The day after arriving in New York and finding a hotel they could afford in New Jersey, Matt and Mike left early to get in line for the scheduled 2 p.m. audition. They had paid their $13 toll for the tunnel and another $40 to park their vehicle in a car elevator. They expected the process to be heard to be lengthy and arduous, but instead were very impressed with the organization. They ended up flying through the wait and were given their chance to impress at about 12:30 p.m.

“They must have been putting people through every single minute,” Matt said. He said auditions were held both Saturday and Sunday, with multiple producers seeing groups of ten at a time and winnowing contenders down to just a few.

When Matt and Mike’s turn came, they were put in a room with a group of ten others, some singing in pairs like they were, some solo. They had been told to prepare two a capella songs, and were allowed to sing only a minute or so. After their audition, they were surprised to be called up to the director’s desk and given a card telling them what the process was for a second audition.

The songs they shared were Come Fly With Me by Frank Sinatra arranged specifically for their voices by Rockford Aces Director Jedd Scott. “He took the melody and wrote harmonies for it, making a piece that was very flattering to our voices,” Matt stated. The second piece was The A Team by Ed Sheeran, which he and Mike arranged themselves.

They said the director made the auditions fun and unthreatening, and complimented them after their performance. “He said Mike and I blended well, had solid harmonies and a cool sound.”

On Thursday, August 1, the two were scheduled to perform at a different location than the convention center where the first auditions were held. “The interesting thing about The Voice is it is supposed to be all about the quality of your singing, the judges don’t even look at you while they decide,” Matt said. But, he said as part of the audition process, the candidates are evaluated by sight, because the final production has to be good for television viewing.

At S.I.R. Studios the two will perform with musical accompaniment, and asked to perform three different musical pieces. They chose Mike on piano, Mike on guitar and a recorded piece. “Mike can play instruments, but he isn’t for this, he’s just a pretty face,” said Matt.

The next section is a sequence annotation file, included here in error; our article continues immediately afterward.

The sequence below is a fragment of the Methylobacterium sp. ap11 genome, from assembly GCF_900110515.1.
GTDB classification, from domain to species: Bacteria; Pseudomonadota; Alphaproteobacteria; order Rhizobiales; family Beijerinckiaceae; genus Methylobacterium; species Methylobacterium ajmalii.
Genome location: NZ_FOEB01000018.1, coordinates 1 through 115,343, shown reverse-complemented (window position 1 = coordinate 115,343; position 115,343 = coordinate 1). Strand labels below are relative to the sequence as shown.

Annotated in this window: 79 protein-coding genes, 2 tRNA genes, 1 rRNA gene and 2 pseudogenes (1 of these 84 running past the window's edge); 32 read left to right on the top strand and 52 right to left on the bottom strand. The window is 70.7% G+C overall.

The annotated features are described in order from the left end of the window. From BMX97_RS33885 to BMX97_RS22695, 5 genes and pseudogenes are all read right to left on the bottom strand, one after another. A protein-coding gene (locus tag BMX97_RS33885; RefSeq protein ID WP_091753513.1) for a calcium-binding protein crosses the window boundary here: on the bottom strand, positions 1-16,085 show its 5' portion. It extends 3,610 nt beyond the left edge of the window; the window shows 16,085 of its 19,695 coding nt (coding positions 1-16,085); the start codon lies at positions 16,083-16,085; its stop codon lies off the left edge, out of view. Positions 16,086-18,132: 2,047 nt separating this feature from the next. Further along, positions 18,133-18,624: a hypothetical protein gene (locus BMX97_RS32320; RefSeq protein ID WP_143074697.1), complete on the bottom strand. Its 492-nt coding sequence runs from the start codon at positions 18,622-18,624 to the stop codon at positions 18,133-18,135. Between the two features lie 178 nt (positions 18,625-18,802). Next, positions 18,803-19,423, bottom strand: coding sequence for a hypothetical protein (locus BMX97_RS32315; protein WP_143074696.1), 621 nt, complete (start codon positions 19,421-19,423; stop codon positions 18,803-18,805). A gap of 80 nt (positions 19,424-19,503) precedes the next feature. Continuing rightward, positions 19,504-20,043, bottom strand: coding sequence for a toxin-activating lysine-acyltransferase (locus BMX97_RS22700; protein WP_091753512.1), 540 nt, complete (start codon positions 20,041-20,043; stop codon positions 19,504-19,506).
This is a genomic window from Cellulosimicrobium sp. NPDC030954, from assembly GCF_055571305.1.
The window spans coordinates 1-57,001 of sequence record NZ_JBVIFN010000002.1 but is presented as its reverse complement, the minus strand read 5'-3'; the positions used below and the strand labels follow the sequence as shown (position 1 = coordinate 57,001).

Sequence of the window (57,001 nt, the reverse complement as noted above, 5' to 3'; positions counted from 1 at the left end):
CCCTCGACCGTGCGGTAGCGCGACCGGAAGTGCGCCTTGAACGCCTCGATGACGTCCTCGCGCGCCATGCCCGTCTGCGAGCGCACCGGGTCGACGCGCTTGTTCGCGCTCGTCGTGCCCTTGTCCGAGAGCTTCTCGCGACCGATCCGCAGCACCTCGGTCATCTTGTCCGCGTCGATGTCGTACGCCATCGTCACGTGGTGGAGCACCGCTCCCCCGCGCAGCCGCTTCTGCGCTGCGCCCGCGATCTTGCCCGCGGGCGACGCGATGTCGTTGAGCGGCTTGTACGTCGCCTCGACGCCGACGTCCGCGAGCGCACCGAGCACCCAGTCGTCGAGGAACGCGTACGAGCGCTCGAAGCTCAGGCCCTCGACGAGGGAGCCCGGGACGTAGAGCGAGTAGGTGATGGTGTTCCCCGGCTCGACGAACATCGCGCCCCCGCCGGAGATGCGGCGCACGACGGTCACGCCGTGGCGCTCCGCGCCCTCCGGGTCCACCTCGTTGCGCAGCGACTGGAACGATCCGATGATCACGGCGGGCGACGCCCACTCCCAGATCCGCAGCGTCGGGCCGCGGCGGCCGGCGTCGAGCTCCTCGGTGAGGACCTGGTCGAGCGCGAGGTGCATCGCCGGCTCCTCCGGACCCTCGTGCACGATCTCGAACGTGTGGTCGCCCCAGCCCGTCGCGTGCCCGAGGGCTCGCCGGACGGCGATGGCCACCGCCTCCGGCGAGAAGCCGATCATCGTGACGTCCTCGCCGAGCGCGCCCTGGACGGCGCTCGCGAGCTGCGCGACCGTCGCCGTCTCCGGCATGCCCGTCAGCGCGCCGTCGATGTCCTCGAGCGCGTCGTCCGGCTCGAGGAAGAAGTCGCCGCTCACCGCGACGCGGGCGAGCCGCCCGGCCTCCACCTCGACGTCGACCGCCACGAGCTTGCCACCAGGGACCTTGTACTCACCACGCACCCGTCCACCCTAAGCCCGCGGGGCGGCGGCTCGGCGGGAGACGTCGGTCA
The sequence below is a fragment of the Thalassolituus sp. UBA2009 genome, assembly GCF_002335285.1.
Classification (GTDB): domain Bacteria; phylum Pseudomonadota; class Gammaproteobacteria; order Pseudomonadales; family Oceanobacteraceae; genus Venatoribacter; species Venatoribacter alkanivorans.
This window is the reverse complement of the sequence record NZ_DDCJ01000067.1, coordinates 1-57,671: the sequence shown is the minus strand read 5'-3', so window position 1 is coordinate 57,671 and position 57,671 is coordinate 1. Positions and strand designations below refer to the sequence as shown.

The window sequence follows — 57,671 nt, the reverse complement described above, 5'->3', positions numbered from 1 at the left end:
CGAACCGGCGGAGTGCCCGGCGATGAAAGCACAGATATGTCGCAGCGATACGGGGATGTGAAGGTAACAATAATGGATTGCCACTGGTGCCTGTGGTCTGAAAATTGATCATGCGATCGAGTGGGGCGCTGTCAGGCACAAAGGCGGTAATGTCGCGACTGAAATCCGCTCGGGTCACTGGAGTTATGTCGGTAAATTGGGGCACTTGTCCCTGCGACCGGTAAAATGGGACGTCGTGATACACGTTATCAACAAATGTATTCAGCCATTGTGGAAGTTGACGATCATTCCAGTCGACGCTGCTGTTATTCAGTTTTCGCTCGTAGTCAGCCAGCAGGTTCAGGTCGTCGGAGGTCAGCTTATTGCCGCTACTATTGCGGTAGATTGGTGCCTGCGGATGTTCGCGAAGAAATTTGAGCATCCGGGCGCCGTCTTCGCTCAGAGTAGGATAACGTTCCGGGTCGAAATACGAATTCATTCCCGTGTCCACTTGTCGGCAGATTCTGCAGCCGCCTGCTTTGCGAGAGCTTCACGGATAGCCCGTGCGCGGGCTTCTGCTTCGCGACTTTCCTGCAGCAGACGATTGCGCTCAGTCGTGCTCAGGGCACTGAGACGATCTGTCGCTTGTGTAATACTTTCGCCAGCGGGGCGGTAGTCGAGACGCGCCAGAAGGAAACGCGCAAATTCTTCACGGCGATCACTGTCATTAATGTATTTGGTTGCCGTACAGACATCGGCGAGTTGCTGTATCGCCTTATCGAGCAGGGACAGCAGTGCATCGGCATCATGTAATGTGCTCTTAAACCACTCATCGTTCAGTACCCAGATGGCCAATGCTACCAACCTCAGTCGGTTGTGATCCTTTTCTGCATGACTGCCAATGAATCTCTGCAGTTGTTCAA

During the long wait from the first audition to the second the pair had scoured the area to find somewhere they could practice. Tom at World Wide Piano, located about 45 minutes from their motel, let them practice in his showroom. The two also spent their hours in the motel rehearsing. Friends since kindergarten and both long-time singers, they nevertheless are believers of practice and more practice.

Their experience with the Rockford Aces has been “huge” to the development of their voices and skills. Matt said even the very naturally talented need training to perform to their best level. He said the experience of the Aces has taught the individuals in the group to hear the other singers, meld well together and harmonize to offer a unified sound. Still, they knew the odds were against them.

“Neither of us expected to get this far,” said Mike. “This next round will raise the bar exponentially, be more severe.” Matt and Mike have promised to provide an update on their second audition to see how it went. If they go on to the next level, The Voice would pay to fly them from Grand Rapids to Los Angeles where the show is produced. This year’s season begins Monday, September 23.

Whether they end up representing Rockford on national television is a story for another issue. Regardless, these two and their exciting adventure is a testament to talent, hard work and willingness to try for the stars. Plus, if they don’t make it this time, “We might try again,” said Matt.